You have been looking for a Lamborghini series production craze from a long time ago. This is the Huracán STO, and it’s the closest we’ve got so far from a Lambo Super Trofeo or GT3 road car (STO stands for Super Trofeo Omologata).

Which means, crucially, it’s rear-wheel drive. Where all of the crazy Superleggeras, Performantes and SVs in recent years have all stayed four-wheel drive, Lambo scrapped Huracán’s front drive shafts for STO while pumping in a lot of technology from those specials that preceded it.

Rear wheel drive. Torque steering. Magneride Commentary. A wealth of driving modes. Three-quarters of its panels are made of carbon fiber, helping to counteract any additional technology to ensure the STO weighs 43 kg less than the Performante, while producing 53% more downforce.

There is nothing wrong with her intention from outside. The bonnet of the traditional mid-engine supercar disappeared, and the front bonnet, wings and bumper retracted into a single plate called a “cofango”. Since you’re rightly asking, these are a collection of Italian words for hood (cofano) and fender (parafango). However, there is more evidence that it is a language with more poetry than ours.

The benefits of cofango are numerous: it is lighter in weight, it increases airflow for both engine and air cooling, solidifies the STO’s attachment to the race track, and sounds like song lyrics missing from Bohemian Rhapsody. The drama continues as you work your way around the car. The engine sucks more air through a huge roof scoop then there The end. This should help make the STO just as driveable as any AWD Huracán, creating more deflection stability during cornering by doing something with the surrounding air that our little minds just can’t fully understand.

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Ultimately, it makes the rear spoiler much more effective at keeping the rear wheels glued to the ground. It is manually adjustable, allowing for a 13 percent change in the car’s aerodynamic balance. So if you’d rather the rear wheels not stick too much – and for STO to loosen up its shackles and become more of a naughty one – well, that’s possible too.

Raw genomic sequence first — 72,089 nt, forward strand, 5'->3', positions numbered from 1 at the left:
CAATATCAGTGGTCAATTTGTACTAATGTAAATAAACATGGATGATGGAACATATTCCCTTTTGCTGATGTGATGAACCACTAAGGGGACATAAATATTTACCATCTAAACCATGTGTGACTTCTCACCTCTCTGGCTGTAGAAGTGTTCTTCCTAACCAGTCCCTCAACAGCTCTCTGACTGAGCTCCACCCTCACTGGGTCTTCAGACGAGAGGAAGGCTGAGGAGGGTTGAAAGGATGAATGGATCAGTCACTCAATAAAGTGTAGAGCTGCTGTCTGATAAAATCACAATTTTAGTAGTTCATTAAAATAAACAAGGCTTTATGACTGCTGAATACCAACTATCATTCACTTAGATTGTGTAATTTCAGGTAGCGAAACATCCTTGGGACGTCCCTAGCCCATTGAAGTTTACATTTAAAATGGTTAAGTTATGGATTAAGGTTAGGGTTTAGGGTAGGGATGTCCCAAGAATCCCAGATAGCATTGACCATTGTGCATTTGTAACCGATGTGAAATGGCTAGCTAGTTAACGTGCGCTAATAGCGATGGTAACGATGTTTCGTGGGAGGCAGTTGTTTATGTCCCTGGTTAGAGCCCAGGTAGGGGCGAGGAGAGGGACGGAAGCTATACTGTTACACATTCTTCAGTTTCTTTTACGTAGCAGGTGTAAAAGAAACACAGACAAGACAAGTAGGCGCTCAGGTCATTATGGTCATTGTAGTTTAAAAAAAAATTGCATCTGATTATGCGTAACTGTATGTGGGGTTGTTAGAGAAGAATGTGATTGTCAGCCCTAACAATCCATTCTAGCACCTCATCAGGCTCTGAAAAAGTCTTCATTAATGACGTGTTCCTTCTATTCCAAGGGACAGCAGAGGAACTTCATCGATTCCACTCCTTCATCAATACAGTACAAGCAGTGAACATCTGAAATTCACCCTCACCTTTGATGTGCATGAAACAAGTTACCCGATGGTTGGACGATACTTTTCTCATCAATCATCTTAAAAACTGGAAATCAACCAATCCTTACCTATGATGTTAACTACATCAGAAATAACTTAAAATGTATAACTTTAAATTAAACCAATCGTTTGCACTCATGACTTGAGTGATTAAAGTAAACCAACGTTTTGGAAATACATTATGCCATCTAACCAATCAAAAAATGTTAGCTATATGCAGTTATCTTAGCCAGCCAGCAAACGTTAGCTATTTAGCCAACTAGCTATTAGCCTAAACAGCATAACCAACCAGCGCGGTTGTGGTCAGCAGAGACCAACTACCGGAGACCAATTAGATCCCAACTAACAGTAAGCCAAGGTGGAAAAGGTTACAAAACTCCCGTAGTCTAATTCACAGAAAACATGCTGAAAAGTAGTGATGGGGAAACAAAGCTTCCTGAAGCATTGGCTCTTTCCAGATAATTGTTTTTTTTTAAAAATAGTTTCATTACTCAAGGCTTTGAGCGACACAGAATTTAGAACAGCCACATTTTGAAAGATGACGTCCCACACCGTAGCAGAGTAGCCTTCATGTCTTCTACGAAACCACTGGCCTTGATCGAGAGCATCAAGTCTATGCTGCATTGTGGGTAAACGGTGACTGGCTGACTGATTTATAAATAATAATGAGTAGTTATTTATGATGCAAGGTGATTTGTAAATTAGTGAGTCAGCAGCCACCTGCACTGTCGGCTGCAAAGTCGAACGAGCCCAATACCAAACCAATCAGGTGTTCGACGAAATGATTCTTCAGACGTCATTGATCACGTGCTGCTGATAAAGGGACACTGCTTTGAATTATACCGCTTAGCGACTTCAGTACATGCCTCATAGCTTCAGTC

We haven’t mentioned strength yet. She definitely has some; The 5.2-liter Lambo V10 still comes with turbocharging for crisp response and a crisper sound. Here it produces 631 horsepower and 417 lb-ft, the latter dropping slightly on the Performante to reflect the fact that it’s propelled through half as many wheels. But it’s still more than enough given the diet powered by 1,339kg of STO – even floor mats give way to something called a “carbonskin” while the windshield is, somehow, 20 percent lighter than before.

The STO costs £ 216,677 before taxes – that’s about £ 260,000 added. Which, believe it or not, is good value. Its strong competitors and road racers are McLaren 620R (£ 250,000 before any of the necessary options) and Mercedes-AMG GT Black Series (£ 335,000). “Lamborghini in shock of budget option.” Some classic TG accounts for you there …